Josh grows into 'point' producer

InsideTennessee is the place to visit for quality writing and in-depth reporting on Vol hoops. You'll find both in the story below, combining a look at Josh Richardson's production from the point-guard position and a preview of Saturday's game with Alabama.

He can’t move as quickly, dribble as smoothly or break down defenses as easily as a natural point guard. What Josh Richardson can do, however, has earned the respect of Tennessee coach Donnie Tyndall heading into Saturday afternoon’s home game with Alabama.

“He doesn’t have that natural point-guard feel yet,” Tyndall said recently. “But, on the flip side, he does some things at that position that some natural point guards can't do."

That’s a fact. At 6-feet-6 and 200 pounds, Richardson can rebound far better than the typical point guard. He can cover wings and small forwards far better than the typical point guard. He can block shots far better than the typical point guard.

Richardson showcased his backboard prowess with 8 rebounds versus Texas Southern, 7 Wednesday night at Mississippi State and 6 versus Virginia Commonwealth. He exhibited his defensive abilities with 6 steals against Butler, 4 against Tennessee Tech, 3 each against Kansas State and Mercer. He showed off his shot-blocking knack with 3 against Virginia Commonwealth. You don’t get those numbers from a typical 6-foot point guard.

As Vol fans are acutely aware, Tennessee hasn’t had a true point guard since NBA veteran C.J. Watson finished up his collegiate eligibility nine years ago. Thirteen games into the 2014-15 season, however, Richardson’s senior stats match up quite well with Watson’s senior stats of 2005-06.

Check it out:

Watson averaged 15.3 points per game; Richardson is averaging 16.1. Watson shot 46.7 percent from the field and 42.2 percent from 3; Richardson is shooting 46.3 from the field and 39.1 from 3. Watson averaged 3.1 rebounds per game; Richardson is averaging 4.2. Watson averaged 3.9 assists per game; Richardson is averaging 3.7. Watson averaged 2.1 turnovers per game; Richardson averages 3.0. Watson blocked four shots all season; Richardson is on pace to block 15.

Bottom line: For a guy who played small forward in 2013-14, Josh Richardson is doing a pretty good job as an emergency point guard in 2014-15. Tyndall isn’t terribly surprised.

"I expected him to play at a high level and do some of the things he is doing,” the coach said. “The thing I am most surprised and proud about is that he has really grasped the point-guard position from the mental standpoint.

“He is receptive in the film room. He asks questions. When he makes a mistake, he doesn't shy away from taking responsibility. That’s not always the case for a senior when you ask him to slide over and sacrifice his part of the game for the betterment of his team. He has been great in adapting to the point-guard position."

Richardson’s most obvious improvement has been in distributing the ball. After recording just 15 assists in the first seven games (2.1 per game), he has recorded 33 in the last six contests (5.5 per game). That suggests he’s gradually evolving into the point-guard role.

"It definitely involves a lot more thinking than any other position on the court,” he conceded. “You pretty much have to know where everybody needs to be on every play. If somebody messes up an assignment, being a point guard and a team leader, it pretty much falls on me. I just try to make sure everything on court stays in order."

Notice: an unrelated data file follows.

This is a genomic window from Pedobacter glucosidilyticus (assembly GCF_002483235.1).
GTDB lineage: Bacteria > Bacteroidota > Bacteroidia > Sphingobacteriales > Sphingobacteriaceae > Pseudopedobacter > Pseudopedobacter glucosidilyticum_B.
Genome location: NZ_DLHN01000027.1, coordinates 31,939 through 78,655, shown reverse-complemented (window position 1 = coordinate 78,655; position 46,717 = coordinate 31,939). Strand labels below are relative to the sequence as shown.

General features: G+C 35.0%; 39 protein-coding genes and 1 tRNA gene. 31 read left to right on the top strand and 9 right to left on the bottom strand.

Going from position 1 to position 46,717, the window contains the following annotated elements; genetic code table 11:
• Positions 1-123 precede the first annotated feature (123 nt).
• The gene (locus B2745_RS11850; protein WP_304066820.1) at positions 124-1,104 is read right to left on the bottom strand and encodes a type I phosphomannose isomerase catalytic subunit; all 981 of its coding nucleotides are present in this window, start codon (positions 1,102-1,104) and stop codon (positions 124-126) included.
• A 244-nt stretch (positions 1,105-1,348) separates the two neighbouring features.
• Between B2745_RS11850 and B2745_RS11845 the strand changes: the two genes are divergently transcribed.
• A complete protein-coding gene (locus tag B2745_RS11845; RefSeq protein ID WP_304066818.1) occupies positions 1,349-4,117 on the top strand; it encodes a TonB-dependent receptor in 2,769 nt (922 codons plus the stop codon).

In his never-ending effort to evolve as a point guard, Richardson maintains a keen focus in the film room and on the practice floor.

“The biggest thing is paying closer attention in practice, (noticing) more than just what I'm doing,” he said. “I'm talking to Coach a lot about where I'm supposed to be – getting that to be second nature, so I don't have to think about that. I can just instruct traffic."

In addition to running the offense better, Richardson is playing better on-the-ball defense these days. After registering just 8 steals in the first six games (1.3 per game), he has recorded 21 in the last seven contests (3.0 per game).

Despite focusing much of his attention on his new-found point-guard responsibilities, Richardson has managed to score on a consistent basis. In the eight games since he posted a season-low nine points in Game 5 versus Marquette, he has recorded 130 points (16.3 per game) while shooting 49.5 percent (45 of 91) from the field and 44.0 percent (11 of 25) from 3-point range.

“I'm not surprised with anything Josh does with the ball in his hands,” Tyndall said. “He's got a great mid-range game. He can really drive the basketball and get fouled.”

Bottom line: Richardson is contributing so much in so many areas that further discussion of his shortcomings as a point guard is … well … pointless.

GAME NOTES: Tennessee is 9-4 overall and 1-0 in SEC play heading into Saturday's game. Alabama is 11-3 overall and also 1-0 in league play. The Tide hammered Texas A&M 65-44 in its conference opener…. Bama is 0-2 on the road this season, having lost at Xavier and Wichita State…. Alabama leads the all-time series with Tennessee 76-67 but the Vols have a 45-21 advantage in Knoxville…. Tennessee beat the Tide 76-59 last season in Tuscaloosa…. Vol freshman Detrick Mostella is a native of Decatur, Alabama. Tide sophomore Shannon Hale is a native of Johnson City, Tennessee who attended Science Hill High and played for the Tennessee Travelers AAU team…. Tipoff is set for 2 p.m. with TV coverage provided by the SEC Network.


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